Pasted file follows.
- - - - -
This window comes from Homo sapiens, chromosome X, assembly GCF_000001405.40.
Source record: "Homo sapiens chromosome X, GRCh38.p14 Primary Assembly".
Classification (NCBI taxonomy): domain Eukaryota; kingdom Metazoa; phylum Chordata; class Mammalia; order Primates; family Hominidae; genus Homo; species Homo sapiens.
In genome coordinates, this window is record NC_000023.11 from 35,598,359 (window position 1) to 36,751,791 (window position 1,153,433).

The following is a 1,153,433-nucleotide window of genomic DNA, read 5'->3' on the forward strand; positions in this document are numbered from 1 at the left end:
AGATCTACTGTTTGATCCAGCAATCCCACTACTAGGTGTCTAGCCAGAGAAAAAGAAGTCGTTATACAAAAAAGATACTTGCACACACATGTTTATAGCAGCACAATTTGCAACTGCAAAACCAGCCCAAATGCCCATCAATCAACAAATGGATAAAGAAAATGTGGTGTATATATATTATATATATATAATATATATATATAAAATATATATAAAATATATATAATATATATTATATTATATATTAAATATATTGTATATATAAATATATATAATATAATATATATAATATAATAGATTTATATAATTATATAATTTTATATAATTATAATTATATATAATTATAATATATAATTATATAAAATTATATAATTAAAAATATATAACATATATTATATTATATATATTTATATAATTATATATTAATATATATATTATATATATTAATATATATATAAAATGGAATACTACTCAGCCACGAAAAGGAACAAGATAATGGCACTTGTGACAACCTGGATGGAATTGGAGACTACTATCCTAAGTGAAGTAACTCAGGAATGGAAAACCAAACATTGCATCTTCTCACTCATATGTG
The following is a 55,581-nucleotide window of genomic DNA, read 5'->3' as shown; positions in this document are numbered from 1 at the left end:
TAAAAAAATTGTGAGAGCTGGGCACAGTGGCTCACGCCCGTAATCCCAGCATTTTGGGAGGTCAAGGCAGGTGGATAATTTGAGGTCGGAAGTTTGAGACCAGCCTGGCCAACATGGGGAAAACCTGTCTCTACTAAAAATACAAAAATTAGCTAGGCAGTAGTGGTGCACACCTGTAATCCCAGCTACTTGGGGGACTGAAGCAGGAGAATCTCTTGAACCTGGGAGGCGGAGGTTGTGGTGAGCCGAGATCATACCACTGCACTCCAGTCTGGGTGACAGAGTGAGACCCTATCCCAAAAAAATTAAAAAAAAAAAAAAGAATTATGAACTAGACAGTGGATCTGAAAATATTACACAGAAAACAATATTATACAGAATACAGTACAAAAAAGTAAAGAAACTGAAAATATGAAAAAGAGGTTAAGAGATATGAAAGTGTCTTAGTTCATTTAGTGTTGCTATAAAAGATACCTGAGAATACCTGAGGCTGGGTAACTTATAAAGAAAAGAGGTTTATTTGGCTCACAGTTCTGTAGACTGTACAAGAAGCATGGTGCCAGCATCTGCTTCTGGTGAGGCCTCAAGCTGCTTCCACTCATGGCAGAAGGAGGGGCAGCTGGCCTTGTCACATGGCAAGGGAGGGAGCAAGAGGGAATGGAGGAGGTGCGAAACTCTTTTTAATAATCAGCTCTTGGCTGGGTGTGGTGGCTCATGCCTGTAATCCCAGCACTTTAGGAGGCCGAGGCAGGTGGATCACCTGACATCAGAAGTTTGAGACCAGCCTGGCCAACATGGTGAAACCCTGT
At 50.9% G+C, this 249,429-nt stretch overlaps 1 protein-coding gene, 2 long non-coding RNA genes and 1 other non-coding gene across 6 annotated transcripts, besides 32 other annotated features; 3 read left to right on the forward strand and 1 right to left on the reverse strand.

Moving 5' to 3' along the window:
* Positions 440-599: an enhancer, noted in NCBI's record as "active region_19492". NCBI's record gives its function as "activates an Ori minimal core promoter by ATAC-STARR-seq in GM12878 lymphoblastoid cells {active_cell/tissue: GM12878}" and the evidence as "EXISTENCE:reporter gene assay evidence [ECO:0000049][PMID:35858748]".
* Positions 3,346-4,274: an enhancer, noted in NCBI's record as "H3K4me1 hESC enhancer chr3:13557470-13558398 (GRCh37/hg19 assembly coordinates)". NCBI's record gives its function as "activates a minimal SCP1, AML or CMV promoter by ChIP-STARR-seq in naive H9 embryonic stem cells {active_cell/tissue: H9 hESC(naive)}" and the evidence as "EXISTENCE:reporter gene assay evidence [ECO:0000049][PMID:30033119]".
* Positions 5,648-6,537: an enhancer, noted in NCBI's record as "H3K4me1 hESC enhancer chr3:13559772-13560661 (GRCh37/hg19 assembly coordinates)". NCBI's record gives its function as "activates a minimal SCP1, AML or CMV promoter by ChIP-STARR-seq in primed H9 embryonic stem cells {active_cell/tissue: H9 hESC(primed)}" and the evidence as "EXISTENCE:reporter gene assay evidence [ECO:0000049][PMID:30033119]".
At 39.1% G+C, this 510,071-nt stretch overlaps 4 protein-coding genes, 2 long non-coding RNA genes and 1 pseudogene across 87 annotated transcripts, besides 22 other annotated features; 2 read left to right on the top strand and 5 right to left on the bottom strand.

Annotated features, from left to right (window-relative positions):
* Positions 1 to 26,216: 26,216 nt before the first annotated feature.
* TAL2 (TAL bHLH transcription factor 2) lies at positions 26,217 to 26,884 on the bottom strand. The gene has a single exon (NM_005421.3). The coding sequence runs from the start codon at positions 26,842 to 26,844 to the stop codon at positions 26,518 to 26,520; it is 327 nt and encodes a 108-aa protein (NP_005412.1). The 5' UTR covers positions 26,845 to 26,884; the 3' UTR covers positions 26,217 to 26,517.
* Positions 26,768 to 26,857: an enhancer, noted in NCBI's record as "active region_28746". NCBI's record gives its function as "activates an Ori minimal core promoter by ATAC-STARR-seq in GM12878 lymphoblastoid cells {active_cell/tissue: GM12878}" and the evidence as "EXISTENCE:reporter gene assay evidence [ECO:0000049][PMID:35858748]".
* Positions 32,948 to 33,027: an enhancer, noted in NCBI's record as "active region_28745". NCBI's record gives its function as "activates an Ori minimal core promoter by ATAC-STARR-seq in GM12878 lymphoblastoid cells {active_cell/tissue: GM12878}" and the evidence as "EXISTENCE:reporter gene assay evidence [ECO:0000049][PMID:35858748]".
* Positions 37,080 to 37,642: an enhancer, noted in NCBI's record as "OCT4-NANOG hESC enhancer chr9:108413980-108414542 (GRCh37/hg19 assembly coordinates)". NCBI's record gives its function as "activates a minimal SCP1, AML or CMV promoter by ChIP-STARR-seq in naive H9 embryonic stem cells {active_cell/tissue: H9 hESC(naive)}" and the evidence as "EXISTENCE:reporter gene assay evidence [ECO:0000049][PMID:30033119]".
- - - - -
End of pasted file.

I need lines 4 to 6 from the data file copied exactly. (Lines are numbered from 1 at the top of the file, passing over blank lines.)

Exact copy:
In genome coordinates, this window is record NC_000023.11 from 35,598,359 (window position 1) to 36,751,791 (window position 1,153,433).

The following is a 1,153,433-nucleotide window of genomic DNA, read 5'->3' on the forward strand; positions in this document are numbered from 1 at the left end:
AGATCTACTGTTTGATCCAGCAATCCCACTACTAGGTGTCTAGCCAGAGAAAAAGAAGTCGTTATACAAAAAAGATACTTGCACACACATGTTTATAGCAGCACAATTTGCAACTGCAAAACCAGCCCAAATGCCCATCAATCAACAAATGGATAAAGAAAATGTGGTGTATATATATTATATATATATAATATATATATATAAAATATATATAAAATATATATAATATATATTATATTATATATTAAATATATTGTATATATAAATATATATAATATAATATATATAATATAATAGATTTATATAATTATATAATTTTATATAATTATAATTATATATAATTATAATATATAATTATATAAAATTATATAATTAAAAATATATAACATATATTATATTATATATATTTATATAATTATATATTAATATATATATTATATATATTAATATATATATAAAATGGAATACTACTCAGCCACGAAAAGGAACAAGATAATGGCACTTGTGACAACCTGGATGGAATTGGAGACTACTATCCTAAGTGAAGTAACTCAGGAATGGAAAACCAAACATTGCATCTTCTCACTCATATGTG